In a complete flip-flop, Income Tax Appellate Tribunal (ITAT) has given relief to Flipkart from revenue authorities’ demand of Rs 110 crore in taxes, reports The Economic Times.  Paradoxically in February, the income tax tribunal had refused the Flipkart’s appeal to stay the tax demand after the e-commerce platform was asked to reclassify discounts and marketing spend as capital expenditure.

The details of the ruling have not been made public so it is unclear if this is a one-time tax amnesty or if the original ruling with regards to classification of discounts has been reversed.

E-commerce companies categorise discounts and marketing costs as revenue expenses, spending on factory construction is considered a capital expenditure. With discounts being classified revenue expenses companies can show a net loss in earnings, therefore, be exempt from paying domestic taxes. The previous ruling reclassified discounts as capital expenditure which meant companies like Flipkart will be considered a profit making company and liable to pay taxes.

The revenue authorities demanded taxes of about Rs 110 crore on an estimated profit of Rs 408 crore for the financial year 2015-16 when Flipkart originally reported a loss of Rs 796 crore.

Note that in January also, Flipkart had lost an appeal against the Income Tax (IT) department over the above issue. The appeal had then been turned down by the Commissioner of Income Tax (Appeals), Bengaluru. Later Flipkart filed an appeal to ITAT, which was refused (Feb) to stay the tax demand. Flipkart asked the stay on tax demand “because it would cause financial hardships for the company”.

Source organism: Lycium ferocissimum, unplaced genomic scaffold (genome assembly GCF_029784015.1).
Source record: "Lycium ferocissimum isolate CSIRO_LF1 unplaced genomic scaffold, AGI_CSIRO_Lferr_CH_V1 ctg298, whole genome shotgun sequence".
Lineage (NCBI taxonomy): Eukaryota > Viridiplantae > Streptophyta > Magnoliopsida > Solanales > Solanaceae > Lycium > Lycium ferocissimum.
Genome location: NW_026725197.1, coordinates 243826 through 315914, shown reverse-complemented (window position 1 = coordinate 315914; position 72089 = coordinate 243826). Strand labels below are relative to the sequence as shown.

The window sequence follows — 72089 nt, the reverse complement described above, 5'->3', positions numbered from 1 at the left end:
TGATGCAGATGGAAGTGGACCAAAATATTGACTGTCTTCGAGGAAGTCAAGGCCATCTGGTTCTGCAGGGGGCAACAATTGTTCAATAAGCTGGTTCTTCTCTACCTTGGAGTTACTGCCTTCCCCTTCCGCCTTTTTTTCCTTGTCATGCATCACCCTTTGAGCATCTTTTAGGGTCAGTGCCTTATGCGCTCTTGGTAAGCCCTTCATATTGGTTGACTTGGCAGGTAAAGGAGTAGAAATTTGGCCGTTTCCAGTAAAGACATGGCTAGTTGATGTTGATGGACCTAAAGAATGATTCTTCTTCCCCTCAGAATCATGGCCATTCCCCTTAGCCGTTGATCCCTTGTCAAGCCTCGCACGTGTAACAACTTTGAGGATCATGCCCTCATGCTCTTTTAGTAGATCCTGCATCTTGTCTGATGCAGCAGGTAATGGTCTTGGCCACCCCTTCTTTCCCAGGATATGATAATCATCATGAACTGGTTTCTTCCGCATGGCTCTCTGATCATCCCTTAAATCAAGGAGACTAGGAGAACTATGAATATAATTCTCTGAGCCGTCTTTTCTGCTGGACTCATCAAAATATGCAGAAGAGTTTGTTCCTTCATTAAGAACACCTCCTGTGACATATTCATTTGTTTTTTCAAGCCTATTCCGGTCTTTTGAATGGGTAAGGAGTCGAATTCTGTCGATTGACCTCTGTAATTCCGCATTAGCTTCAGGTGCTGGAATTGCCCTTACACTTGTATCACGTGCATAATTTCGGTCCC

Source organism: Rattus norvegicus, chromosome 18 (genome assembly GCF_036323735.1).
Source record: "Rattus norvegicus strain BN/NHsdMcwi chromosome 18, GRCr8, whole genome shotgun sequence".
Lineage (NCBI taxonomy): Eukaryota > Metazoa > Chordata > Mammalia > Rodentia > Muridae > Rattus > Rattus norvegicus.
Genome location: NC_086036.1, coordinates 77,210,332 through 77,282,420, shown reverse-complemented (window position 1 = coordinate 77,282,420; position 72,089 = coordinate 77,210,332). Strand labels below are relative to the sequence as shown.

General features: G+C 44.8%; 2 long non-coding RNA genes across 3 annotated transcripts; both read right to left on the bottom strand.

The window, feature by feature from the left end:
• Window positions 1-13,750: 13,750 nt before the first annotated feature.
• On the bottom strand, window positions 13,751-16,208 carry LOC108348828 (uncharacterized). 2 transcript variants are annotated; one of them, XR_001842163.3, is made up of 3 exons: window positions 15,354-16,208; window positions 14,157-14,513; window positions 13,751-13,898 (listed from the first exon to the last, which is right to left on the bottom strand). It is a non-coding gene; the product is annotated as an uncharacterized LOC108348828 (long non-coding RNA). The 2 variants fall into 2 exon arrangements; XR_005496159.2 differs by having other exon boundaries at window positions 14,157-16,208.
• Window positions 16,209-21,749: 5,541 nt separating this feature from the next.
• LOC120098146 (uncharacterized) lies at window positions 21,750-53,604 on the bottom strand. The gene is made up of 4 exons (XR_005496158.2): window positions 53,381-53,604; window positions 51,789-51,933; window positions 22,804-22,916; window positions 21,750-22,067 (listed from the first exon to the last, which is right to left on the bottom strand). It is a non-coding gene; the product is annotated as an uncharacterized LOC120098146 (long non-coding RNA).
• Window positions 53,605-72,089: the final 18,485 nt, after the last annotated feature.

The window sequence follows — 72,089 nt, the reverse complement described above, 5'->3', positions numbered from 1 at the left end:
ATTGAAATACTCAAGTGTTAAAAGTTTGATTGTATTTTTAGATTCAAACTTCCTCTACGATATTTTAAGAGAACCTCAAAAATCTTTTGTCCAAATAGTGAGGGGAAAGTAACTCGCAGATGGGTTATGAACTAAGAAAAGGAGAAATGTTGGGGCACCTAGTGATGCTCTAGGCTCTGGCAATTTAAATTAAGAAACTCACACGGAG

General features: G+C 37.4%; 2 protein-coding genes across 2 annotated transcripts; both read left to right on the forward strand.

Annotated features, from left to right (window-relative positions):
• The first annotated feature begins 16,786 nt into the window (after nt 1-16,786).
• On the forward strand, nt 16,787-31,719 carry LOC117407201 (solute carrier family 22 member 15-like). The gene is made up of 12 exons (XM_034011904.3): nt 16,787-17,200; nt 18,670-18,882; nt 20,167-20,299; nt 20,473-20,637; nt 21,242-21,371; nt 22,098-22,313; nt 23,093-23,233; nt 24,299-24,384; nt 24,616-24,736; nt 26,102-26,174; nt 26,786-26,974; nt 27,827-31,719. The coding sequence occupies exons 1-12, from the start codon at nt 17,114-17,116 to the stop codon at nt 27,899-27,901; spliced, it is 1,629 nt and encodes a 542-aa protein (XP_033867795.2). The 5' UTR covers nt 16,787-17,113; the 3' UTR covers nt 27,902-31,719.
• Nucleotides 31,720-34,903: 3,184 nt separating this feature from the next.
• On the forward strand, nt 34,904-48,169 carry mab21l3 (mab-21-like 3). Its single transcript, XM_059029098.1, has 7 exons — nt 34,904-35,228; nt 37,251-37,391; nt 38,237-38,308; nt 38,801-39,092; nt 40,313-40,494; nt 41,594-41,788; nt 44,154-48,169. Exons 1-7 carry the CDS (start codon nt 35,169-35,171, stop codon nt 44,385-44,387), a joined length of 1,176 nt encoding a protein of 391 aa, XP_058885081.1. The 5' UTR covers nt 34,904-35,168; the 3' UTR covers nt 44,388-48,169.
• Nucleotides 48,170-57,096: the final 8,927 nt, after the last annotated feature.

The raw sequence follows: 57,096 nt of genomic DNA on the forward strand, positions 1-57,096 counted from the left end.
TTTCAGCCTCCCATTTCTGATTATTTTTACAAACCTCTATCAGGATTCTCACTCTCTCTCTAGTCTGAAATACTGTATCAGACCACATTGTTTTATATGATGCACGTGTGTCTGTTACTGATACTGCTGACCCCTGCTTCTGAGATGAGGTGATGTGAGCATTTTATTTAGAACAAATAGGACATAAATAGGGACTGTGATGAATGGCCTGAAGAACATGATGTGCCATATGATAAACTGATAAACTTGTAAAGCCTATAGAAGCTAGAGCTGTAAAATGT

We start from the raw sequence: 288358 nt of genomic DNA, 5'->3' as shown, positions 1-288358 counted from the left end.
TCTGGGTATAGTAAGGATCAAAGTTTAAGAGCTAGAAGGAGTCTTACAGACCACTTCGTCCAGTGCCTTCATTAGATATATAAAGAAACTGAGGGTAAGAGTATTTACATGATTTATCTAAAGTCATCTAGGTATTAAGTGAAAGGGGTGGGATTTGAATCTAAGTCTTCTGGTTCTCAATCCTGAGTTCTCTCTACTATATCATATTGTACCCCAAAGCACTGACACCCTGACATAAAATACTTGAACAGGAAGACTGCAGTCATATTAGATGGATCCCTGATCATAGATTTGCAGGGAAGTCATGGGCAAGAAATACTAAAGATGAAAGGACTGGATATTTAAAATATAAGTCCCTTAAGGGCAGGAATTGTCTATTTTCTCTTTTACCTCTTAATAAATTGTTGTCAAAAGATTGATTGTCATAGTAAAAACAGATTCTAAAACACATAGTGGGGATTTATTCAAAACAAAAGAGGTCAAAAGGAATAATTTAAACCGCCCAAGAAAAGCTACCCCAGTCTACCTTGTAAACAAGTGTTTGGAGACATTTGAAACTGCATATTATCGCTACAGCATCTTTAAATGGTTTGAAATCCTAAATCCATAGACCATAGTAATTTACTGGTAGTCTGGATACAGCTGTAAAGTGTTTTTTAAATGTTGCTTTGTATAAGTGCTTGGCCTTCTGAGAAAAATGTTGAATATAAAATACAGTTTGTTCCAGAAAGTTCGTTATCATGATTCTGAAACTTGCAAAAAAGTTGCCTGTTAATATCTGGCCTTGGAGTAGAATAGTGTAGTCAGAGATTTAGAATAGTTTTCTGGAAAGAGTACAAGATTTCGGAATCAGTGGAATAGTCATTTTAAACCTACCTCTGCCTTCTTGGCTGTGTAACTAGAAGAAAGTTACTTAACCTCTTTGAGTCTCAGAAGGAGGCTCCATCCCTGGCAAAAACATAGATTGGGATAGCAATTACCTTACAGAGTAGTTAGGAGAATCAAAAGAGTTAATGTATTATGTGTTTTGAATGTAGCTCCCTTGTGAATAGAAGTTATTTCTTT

Un-level playing field

This decision might set a precedent in favour of e-commerce companies like Amazon, Ola, Uber, Snapdeal, Shopclues etc. These e-commerce players will be able to attract more shoppers with steep discounts. However, note that steep discounts by these players are not considered fair by the market. There is already an ongoing battle between e-tailers and retailers. Offline retail players and bodies have continuously notified about the malpractices or unfair practices of e-commerce player for not maintaining level playing field.

Note that, in March 2016,  the Indian government’s Department of Industrial Policy and Promotion has said that “E-commerce entities providing marketplace will not directly or indirectly influence the sale price of goods or services and shall maintain a level playing field”.

E-commerce national policy

The government is expected to come out with an e-commerce policy framework within six months to address issues such as physical and digital infrastructure, regulatory regime, taxation policy, data flows, server localisation, intellectual property rights protection, FDI, technology flows, etc.